File photo: Guns N' Roses at Gillette Stadium, July 2016 by John Hutchings
Stop me if you’ve heard this before, but rock concerts in 2017 are incredibly different than rock concerts were in the 70’s, 80’s, even 90’s. On Sunday Night, fans at TD Garden in Boston, MA were treated to what can best be described as a vintage rock concert. The iconic Guns N’ Roses took over the building for a 3 and ½ hour show that left everyone in the arena in awe.
Concerts today are different. Today, bands gain enough popularity with their album releases and social media followings that they can easily sell out gigs without any indication of how their live performance is, but based on pure popularity alone. Additionally, when people come to those shows, they’re generally satisfied with a band playing 15-18 of their songs, note for note, exactly as you hear them on the album. Now that’s not a knock on modern bands, I’ll spare you the platitudes like “you don’t know how it was in MY day.” There are modern era bands whose live performance is on par, if not better, than most bands in the past. But it’s a totally different standard now. Unless you have a catalog of recognizable and timeless songs as big as GNR has, putting on a three-hour concert would be near impossible and frankly boring.
But the concerts of yesterday were a different experience, in the era when Guns N’ Roses got started, there was no such thing as a guaranteed sell out. No online sales, no StubHub, no apps, you had to either call a venue or for the most popular shows, go in person to the box office on the on-sale date and wait in line to buy tickets.
When buying tickets required more than just a few clicks on a screen or taps on your phone, bands had to give you something worth your time and money. They had to provide a show that was worth standing in line for hours just to buy tickets for, and then standing in line again 3 months later at the actual show. Bands had to earn their ticket sales by putting on a buzz worthy performance that was unlike anything you could see elsewhere. That’s what Guns N’ Roses gave Boston on Sunday night, a show that you couldn’t experience on an album, or a YouTube video, but had to see in person to get it. 3 and ½ hours of music performed in a way where each song was vastly different from what you hear on the original recordings.
In those 3 ½ hours GNR got through 32 songs, 23 of which were GNR originals. The others were covers or instrumental solos. Now, cover songs are a whole different conversation for another day, today’s covers are usually popular songs everyone knows the words to played as heard. But for GNR live covers consist of either well known songs (Pink Floyd's "Wish You Were Here") but with an added touch or songs that maybe not everyone knows, (see "Wichita Lineman" by Jimmy Webb) a song that anyone who didn’t look up the setlist prior to coming would have never seen expected, but they played it, and they made it their own.
Guns N’ Roses bring each and every song they perform to life. Key word being "perform," each song is exactly that, a performance, multi-faceted display that includes visual thrills and a monster stage presence by the band members. This is a product of a bygone era, when GNR made their bones, bands who wanted to sell out an arena concert had to deliver something worth talking about, something that would leave everyone in attendance talking about the gig so exuberantly that just hearing about it made you want to buy tickets for the next show.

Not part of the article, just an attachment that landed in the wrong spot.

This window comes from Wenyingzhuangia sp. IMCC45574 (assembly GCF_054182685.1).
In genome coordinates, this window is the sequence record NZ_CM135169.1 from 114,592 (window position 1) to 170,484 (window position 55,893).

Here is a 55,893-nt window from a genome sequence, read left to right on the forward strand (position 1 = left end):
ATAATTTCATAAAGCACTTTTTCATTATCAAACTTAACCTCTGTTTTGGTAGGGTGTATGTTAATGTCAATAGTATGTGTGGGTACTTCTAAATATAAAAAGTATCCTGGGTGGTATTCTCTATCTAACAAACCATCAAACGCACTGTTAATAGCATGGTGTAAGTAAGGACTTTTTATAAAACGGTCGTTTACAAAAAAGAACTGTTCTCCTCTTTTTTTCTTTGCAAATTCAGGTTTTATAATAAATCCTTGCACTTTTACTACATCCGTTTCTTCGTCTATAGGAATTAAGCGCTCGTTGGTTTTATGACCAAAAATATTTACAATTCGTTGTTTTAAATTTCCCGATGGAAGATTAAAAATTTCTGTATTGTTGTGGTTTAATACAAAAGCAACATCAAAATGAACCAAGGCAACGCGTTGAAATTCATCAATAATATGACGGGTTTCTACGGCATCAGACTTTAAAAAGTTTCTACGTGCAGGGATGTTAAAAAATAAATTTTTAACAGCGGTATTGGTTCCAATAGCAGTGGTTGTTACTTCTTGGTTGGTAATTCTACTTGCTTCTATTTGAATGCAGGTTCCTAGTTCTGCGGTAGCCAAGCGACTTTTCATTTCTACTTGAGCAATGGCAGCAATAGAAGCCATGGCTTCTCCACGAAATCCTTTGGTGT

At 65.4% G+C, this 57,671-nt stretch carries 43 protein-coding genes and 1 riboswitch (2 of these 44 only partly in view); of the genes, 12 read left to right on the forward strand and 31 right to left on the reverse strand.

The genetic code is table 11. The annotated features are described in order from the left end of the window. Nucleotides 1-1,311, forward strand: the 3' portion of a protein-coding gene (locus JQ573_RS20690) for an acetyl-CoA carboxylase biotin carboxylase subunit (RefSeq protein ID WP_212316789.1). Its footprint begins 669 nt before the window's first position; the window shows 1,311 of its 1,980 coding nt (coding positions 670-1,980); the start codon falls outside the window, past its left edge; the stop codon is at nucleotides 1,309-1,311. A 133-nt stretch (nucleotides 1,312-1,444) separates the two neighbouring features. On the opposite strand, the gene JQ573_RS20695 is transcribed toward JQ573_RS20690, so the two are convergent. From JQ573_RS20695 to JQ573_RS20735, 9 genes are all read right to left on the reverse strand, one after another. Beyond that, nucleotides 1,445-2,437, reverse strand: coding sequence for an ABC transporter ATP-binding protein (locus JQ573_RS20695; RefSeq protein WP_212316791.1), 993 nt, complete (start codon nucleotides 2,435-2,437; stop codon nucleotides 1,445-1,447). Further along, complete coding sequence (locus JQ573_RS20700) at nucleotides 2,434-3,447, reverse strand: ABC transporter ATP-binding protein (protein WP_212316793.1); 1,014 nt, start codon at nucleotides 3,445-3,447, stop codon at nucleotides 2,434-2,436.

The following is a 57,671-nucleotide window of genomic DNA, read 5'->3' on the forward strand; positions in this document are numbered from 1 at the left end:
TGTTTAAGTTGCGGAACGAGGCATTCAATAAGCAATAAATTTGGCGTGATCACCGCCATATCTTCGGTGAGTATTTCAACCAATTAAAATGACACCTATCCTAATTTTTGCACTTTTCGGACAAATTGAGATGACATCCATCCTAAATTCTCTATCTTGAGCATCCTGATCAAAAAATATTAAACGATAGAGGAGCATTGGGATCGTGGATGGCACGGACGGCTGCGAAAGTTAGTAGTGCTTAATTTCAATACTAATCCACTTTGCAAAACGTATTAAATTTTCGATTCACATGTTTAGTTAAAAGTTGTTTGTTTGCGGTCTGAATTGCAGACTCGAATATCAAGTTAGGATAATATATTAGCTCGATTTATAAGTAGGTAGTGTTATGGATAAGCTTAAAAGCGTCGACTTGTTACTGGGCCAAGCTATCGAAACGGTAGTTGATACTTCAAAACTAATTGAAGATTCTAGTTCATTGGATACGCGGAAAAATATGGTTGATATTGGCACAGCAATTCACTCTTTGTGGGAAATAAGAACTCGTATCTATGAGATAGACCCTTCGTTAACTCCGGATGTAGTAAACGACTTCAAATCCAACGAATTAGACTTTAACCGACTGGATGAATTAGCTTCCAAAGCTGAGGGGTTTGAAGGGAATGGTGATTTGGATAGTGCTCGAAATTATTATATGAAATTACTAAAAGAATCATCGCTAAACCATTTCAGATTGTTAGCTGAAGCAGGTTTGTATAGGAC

For better or worse there is perhaps no band in history who has done this as well as Guns N’ Roses. Sometimes their shows were flawless and spectacular, people couldn’t stop raving about them. Other times they were chaotic and unpredictable even resulting in full scale riots that would lead to the band facing criminal charges and barred from every playing there again. In their era, one thing was for certain, when Guns N’ Roses came to your city everybody knew about it.
So here we are in 2017 with a reunited Guns N’ Roses earning every cent of their ticket prices, Guns N’ Roses shows are no longer a volatile experience, the band now shows up on time and plays through a full set without incident. But that extra effort that made them famous is still there, Guns N’ Roses are still putting heart and soul into their shows, as if they were still a band trying to make a name for themselves.
For one of the world’s best-selling artists, it would be pretty easy to get by on a halfhearted 90-minute set with two opening acts, GNR could easily sustain doing that, they have the track record and star power to sell tickets on name alone. But they don’t, complacency doesn’t exist in Guns N’ Roses’ world, they still work every show to give their audience something unique.
No rock concert will ever be like those late 80’s early 90’s Guns N’ Roses concerts again, the industry has changed too much, similar behavior today would get you shut down and blacklisted pretty quick. But while Guns N Roses have ditched the antics, the talent is still there. When you’re looking at rock legends, it’s sometimes easy to forget that at one point those legends were just kids with a whole lot of musical talent. But the members of GNR, even the ones outside of the original three, don’t let you forget that for even a second. Their talent is not taken for granted, but is instead in the open for all to see.
Seeing Guns N' Roses live is like stepping back in time to the golden era of live music, when concerts were less rehearsed, more fluid, and encores were genuine, an era when you could see something different every night on the tour. They're still providing that experience today, so if you want to see what it was like when rock concerts were nightly news material, catch Guns N' Roses while you can.